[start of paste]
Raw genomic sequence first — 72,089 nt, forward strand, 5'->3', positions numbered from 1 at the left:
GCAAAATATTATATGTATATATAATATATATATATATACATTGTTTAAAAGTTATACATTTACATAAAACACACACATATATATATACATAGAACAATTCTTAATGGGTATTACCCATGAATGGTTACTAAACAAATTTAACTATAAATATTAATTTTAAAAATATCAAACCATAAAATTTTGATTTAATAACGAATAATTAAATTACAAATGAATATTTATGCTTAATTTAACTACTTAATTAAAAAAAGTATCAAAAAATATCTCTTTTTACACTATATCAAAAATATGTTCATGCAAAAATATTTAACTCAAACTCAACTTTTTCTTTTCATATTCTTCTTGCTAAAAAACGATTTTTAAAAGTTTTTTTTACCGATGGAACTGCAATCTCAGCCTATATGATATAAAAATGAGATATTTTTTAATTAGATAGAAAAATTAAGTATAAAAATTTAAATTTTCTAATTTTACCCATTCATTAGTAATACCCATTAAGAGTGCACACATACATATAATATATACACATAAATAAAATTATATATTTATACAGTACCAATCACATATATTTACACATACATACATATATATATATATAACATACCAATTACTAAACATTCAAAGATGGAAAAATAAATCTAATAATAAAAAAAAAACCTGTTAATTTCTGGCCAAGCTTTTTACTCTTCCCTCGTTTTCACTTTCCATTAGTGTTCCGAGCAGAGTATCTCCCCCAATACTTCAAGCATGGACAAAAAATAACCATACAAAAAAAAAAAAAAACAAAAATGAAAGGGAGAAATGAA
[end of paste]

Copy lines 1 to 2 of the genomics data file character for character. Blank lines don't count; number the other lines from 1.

Raw genomic sequence first — 72,089 nt, forward strand, 5'->3', positions numbered from 1 at the left:
GCAAAATATTATATGTATATATAATATATATATATATACATTGTTTAAAAGTTATACATTTACATAAAACACACACATATATATATACATAGAACAATTCTTAATGGGTATTACCCATGAATGGTTACTAAACAAATTTAACTATAAATATTAATTTTAAAAATATCAAACCATAAAATTTTGATTTAATAACGAATAATTAAATTACAAATGAATATTTATGCTTAATTTAACTACTTAATTAAAAAAAGTATCAAAAAATATCTCTTTTTACACTATATCAAAAATATGTTCATGCAAAAATATTTAACTCAAACTCAACTTTTTCTTTTCATATTCTTCTTGCTAAAAAACGATTTTTAAAAGTTTTTTTTACCGATGGAACTGCAATCTCAGCCTATATGATATAAAAATGAGATATTTTTTAATTAGATAGAAAAATTAAGTATAAAAATTTAAATTTTCTAATTTTACCCATTCATTAGTAATACCCATTAAGAGTGCACACATACATATAATATATACACATAAATAAAATTATATATTTATACAGTACCAATCACATATATTTACACATACATACATATATATATATATAACATACCAATTACTAAACATTCAAAGATGGAAAAATAAATCTAATAATAAAAAAAAAACCTGTTAATTTCTGGCCAAGCTTTTTACTCTTCCCTCGTTTTCACTTTCCATTAGTGTTCCGAGCAGAGTATCTCCCCCAATACTTCAAGCATGGACAAAAAATAACCATACAAAAAAAAAAAAAAACAAAAATGAAAGGGAGAAATGAA